Details

Competitiveness Review: An International Business Journal, vol. 15 no. 1
Type: Research Article
ISSN: 1059-5422

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Abstract

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Leadership & Organization Development Journal, vol. 21 no. 4
Type: Research Article
ISSN: 0143-7739

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Abstract

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International Journal of Manpower, vol. 21 no. 1
Type: Research Article
ISSN: 0143-7720

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Article

Mike W. Peng, Canan C. Mutlu, Steve Sauerwald, Kevin Y. Au and Denis Y.L. Wang

This paper aims to explore the interlock-performance relationship among mainland Chinese firms listed in Hong Kong by taking advantage of a relationship-intensive context…

Abstract

Purpose

This paper aims to explore the interlock-performance relationship among mainland Chinese firms listed in Hong Kong by taking advantage of a relationship-intensive context whereby such a link is likely to be especially important. Although strategic networks such as interlocking directorates have been found to affect a number of strategic behaviors, the link connecting board interlocks and corporate performance has remained ambiguous. Considerable light has been shed on the strategic networks of firms whose shares are listed abroad, which have been under-studied despite their rising importance in the global economy.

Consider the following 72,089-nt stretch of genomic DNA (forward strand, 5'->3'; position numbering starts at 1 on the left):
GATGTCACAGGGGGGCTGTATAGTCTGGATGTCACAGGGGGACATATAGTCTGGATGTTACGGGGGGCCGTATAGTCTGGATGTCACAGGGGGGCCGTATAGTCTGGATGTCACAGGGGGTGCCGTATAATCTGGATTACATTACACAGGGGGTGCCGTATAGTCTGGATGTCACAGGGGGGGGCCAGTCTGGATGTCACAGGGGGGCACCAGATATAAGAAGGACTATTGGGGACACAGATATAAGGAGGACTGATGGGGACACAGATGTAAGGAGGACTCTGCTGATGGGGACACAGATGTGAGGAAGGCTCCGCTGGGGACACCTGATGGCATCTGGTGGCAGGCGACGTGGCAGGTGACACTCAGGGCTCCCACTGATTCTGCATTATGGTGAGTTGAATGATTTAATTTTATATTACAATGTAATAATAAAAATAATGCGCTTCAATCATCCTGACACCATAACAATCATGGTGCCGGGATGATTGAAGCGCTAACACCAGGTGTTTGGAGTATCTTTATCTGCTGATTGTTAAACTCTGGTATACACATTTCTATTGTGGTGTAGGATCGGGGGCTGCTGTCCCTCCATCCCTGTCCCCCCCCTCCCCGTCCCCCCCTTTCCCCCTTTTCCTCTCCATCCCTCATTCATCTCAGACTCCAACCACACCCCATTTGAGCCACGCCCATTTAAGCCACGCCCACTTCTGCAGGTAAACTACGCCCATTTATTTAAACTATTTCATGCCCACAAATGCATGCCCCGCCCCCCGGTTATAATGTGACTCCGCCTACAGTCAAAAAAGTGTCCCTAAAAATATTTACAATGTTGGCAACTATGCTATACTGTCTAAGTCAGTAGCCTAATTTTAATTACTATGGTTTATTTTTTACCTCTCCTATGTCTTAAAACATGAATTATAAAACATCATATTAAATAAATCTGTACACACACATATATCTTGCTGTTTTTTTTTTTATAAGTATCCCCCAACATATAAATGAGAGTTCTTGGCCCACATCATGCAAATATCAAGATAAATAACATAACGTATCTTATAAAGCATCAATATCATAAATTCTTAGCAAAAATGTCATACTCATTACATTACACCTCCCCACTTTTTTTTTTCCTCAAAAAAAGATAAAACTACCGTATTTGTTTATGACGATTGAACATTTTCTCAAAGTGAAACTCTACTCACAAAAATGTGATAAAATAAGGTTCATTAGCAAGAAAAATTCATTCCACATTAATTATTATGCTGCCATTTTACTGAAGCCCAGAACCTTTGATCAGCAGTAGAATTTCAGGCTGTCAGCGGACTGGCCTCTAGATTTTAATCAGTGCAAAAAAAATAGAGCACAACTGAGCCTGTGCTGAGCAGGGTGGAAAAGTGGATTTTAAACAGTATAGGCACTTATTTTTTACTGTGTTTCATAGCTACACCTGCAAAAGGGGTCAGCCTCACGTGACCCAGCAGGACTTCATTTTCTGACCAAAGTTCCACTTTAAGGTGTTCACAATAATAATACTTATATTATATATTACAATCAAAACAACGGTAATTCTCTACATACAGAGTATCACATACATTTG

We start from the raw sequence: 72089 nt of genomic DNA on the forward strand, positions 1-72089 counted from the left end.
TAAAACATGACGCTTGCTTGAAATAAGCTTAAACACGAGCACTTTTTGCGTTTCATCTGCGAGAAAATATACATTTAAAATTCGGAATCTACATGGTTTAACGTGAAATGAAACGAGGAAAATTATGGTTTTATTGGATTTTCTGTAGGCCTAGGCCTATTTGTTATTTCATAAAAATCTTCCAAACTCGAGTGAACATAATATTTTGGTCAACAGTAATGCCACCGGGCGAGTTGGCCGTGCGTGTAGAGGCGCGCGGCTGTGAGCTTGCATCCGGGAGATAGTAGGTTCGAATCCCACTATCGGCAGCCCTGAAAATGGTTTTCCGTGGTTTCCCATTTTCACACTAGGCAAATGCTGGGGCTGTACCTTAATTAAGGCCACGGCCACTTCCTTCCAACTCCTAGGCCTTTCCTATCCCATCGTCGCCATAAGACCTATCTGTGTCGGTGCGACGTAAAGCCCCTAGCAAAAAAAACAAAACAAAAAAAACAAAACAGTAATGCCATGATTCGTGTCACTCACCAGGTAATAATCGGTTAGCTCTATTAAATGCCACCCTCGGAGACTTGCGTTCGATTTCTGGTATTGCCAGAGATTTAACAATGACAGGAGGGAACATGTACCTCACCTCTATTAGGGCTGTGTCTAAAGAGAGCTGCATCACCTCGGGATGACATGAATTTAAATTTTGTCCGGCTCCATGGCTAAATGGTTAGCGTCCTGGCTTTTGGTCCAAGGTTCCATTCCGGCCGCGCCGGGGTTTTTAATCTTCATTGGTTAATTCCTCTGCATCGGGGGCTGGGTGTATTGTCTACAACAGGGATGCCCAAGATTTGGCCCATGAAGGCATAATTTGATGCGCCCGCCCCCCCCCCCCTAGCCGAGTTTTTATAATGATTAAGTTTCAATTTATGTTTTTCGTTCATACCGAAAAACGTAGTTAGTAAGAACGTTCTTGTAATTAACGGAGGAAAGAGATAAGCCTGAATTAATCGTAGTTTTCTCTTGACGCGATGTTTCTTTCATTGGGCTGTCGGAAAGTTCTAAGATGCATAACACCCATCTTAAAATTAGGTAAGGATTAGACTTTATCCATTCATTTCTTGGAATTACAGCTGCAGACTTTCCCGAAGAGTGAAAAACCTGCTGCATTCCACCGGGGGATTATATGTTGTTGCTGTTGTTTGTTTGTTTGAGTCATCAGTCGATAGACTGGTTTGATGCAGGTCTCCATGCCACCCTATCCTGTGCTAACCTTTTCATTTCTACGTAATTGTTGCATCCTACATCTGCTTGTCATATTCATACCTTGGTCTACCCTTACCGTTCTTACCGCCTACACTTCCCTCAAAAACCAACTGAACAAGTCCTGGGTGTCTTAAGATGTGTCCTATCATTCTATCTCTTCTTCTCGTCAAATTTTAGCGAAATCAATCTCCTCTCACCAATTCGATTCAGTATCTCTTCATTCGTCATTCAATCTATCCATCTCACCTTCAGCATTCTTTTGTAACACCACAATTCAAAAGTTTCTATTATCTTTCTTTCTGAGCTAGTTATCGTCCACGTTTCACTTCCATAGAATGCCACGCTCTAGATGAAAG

Design/methodology/approach

Data come from a particularly interesting historical period – the early 1990s prior to Hong Kong’s 1997 handover to China. Both quantitative and qualitative research have been used.

Findings

Empirically, it was found that good performance in an earlier period helps draw outside directors in a later period, and that network centrality and certain types of interlocks help improve performance, albeit with varying degrees. Overall, our results answer the question whether strategic networks such as interlocks matter for corporate performance with a qualified “yes”.

Originality/value

Taking advantage of a relationship-intensive context, this article explores the interlock-performance relationship among mainland Chinese firms listed in Hong Kong. Focus is specifically on the two years, 1993 and 1995, due to their specific historical importance because these two years represent the beginning of Chinese firms’ listing in Hong Kong.

Details

Journal of Management History, vol. 21 no. 2
Type: Research Article
ISSN: 1751-1348

Keywords